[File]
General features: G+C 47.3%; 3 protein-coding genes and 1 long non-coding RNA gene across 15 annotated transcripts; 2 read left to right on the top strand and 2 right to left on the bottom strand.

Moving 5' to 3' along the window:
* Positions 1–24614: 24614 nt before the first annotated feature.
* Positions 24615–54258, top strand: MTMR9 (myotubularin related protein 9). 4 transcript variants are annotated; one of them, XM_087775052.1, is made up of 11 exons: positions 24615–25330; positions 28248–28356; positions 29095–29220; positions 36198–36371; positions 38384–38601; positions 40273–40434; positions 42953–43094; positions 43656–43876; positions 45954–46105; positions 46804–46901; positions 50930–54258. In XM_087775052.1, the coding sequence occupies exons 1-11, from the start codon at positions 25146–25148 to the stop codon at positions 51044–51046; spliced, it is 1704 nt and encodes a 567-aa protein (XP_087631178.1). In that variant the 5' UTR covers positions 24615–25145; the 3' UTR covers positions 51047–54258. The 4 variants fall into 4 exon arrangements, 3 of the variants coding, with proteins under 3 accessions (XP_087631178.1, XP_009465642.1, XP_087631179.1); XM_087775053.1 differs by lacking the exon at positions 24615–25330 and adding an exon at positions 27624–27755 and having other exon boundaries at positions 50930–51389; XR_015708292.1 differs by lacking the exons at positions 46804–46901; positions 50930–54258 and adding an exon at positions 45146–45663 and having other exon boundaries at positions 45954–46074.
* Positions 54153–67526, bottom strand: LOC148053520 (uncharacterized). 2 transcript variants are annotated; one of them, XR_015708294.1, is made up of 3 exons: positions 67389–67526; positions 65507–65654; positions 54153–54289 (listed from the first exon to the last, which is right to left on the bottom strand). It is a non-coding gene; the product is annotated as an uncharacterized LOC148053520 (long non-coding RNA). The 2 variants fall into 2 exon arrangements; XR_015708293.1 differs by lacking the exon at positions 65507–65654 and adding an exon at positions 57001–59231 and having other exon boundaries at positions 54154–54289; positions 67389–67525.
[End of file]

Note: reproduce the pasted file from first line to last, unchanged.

General features: G+C 47.3%; 3 protein-coding genes and 1 long non-coding RNA gene across 15 annotated transcripts; 2 read left to right on the top strand and 2 right to left on the bottom strand.

Moving 5' to 3' along the window:
* Positions 1–24614: 24614 nt before the first annotated feature.
* Positions 24615–54258, top strand: MTMR9 (myotubularin related protein 9). 4 transcript variants are annotated; one of them, XM_087775052.1, is made up of 11 exons: positions 24615–25330; positions 28248–28356; positions 29095–29220; positions 36198–36371; positions 38384–38601; positions 40273–40434; positions 42953–43094; positions 43656–43876; positions 45954–46105; positions 46804–46901; positions 50930–54258. In XM_087775052.1, the coding sequence occupies exons 1-11, from the start codon at positions 25146–25148 to the stop codon at positions 51044–51046; spliced, it is 1704 nt and encodes a 567-aa protein (XP_087631178.1). In that variant the 5' UTR covers positions 24615–25145; the 3' UTR covers positions 51047–54258. The 4 variants fall into 4 exon arrangements, 3 of the variants coding, with proteins under 3 accessions (XP_087631178.1, XP_009465642.1, XP_087631179.1); XM_087775053.1 differs by lacking the exon at positions 24615–25330 and adding an exon at positions 27624–27755 and having other exon boundaries at positions 50930–51389; XR_015708292.1 differs by lacking the exons at positions 46804–46901; positions 50930–54258 and adding an exon at positions 45146–45663 and having other exon boundaries at positions 45954–46074.
* Positions 54153–67526, bottom strand: LOC148053520 (uncharacterized). 2 transcript variants are annotated; one of them, XR_015708294.1, is made up of 3 exons: positions 67389–67526; positions 65507–65654; positions 54153–54289 (listed from the first exon to the last, which is right to left on the bottom strand). It is a non-coding gene; the product is annotated as an uncharacterized LOC148053520 (long non-coding RNA). The 2 variants fall into 2 exon arrangements; XR_015708293.1 differs by lacking the exon at positions 65507–65654 and adding an exon at positions 57001–59231 and having other exon boundaries at positions 54154–54289; positions 67389–67525.